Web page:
Dog Ownership and Health
Do you have cherished memories of a family pet from your childhood? Perhaps, afternoons after school playing fetch in the backyard, taking the dog to the lake for a swim or the look in its eyes every time you’d play with it.
Now, that you have a few years under your belt, and have started this journey of “growing up”, might be the right time to consider adding a pet to your family. Why, you may ask?
We’ll explore the health benefits to owning a dog. Then, we will look into the ways you can exercise with your dog. The conclusion will review a fun way for your dog to get exercise and occupy itself for hours on end.
Pet Ownership and Your Health
Can you associate the benefits of owning a dog to your physical, mental, and emotional health? The reality is that great health benefits come to those who have a four-legged friend as an addition to their family.
Here is a list of 5 health benefits to owning a pet:
- Kids that grow up in a home with a pet tend to develop stronger immune systems
- Pets serve as a great icebreaker in social interactions
- People who own a dog have better overall heart health
- Dog owners that take the responsibility of walking their pet tend to maintain healthier weight
- The sense of purpose with your pet helps offset depression
Exercise and Your Dog
Let’s assume for a moment that you and your family decide to get a dog. One of the common pitfalls that occur is a feeling of guilt attached to the inability to spend the desired amount of time with your pet.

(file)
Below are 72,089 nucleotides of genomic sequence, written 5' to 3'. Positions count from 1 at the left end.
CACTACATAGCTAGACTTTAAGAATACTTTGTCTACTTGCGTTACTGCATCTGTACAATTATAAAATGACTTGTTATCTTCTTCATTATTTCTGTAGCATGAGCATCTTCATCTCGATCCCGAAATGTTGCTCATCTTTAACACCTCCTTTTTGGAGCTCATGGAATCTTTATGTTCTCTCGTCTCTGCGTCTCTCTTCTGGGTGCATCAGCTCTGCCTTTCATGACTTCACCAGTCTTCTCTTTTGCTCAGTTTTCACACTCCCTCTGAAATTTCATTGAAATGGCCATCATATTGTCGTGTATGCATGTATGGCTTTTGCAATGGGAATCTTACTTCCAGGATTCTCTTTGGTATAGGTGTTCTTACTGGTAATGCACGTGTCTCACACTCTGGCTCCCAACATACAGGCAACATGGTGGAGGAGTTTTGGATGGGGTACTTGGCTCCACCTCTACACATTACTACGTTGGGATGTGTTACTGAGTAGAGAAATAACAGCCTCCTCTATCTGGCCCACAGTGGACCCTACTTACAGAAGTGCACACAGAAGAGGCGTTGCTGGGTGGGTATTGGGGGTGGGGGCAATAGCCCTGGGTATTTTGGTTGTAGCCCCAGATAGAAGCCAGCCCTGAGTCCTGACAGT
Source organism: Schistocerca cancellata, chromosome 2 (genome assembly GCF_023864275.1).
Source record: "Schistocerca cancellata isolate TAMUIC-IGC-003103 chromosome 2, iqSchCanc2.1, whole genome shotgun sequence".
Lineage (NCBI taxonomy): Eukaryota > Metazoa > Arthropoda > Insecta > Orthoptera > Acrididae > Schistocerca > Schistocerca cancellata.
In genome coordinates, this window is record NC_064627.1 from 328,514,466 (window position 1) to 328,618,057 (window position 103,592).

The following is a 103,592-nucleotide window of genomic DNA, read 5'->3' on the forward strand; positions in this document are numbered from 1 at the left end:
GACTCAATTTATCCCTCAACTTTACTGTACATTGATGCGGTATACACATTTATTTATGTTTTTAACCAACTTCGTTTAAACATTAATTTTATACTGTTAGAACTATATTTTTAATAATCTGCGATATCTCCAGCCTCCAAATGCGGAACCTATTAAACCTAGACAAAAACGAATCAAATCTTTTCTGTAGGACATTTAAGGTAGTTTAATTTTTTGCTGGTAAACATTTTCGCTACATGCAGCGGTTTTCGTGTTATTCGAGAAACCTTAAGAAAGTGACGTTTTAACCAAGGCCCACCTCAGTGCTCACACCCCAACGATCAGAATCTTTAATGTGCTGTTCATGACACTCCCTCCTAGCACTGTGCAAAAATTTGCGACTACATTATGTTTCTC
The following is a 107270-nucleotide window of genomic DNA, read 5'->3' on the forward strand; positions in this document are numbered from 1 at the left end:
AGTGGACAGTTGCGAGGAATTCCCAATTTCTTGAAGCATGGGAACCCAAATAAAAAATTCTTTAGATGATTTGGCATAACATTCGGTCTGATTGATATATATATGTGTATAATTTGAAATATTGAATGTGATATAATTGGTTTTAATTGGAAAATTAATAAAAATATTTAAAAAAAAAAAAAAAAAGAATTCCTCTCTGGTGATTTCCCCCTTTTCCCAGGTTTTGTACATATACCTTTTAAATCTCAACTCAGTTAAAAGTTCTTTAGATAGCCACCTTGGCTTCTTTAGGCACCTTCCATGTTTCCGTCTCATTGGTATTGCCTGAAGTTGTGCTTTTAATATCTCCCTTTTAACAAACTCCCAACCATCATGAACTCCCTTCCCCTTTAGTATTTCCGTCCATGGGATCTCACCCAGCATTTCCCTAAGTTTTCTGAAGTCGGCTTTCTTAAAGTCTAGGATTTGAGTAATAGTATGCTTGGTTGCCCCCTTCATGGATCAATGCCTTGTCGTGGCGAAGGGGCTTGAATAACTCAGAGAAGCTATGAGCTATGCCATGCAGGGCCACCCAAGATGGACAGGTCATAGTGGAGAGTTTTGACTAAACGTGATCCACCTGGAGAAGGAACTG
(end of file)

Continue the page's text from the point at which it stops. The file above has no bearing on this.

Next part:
We lead busy lives. Between work and family responsibilities take up most of our time. See those unconditional loving eyes staring at you in the morning? That’s right, your dog needs some of your time as well.
Age, health, breed, and size determine the frequency and duration of exercise for your dog. Before you set out on a regimented exercise pattern for your four-legged friend, it’s wise to consult a veterinarian.
Dogs that do not go outside often demonstrate a common destructive behavior. However, it such a dog exercises outside on a regular basis, this behavior will most likely reverse itself.
Time to Play Fetch
Suppose that you end up getting a larger dog. What is the one activity they love to participate in? The good old playing fetch. While all dog lovers would love to be able to spend at least an hour a day heaving balls for our friend to bring back, we rarely have that kind of free time every day of the week.
Because of that, the toy market for dogs has been saturated with fetch toys for small and medium breeds. There is a tennis ball launcher called ifetch too, fastdogs.org encourages for larger breeds. What’s great about this setup is that you do not have to be present and your pal will still be able to play fetch!
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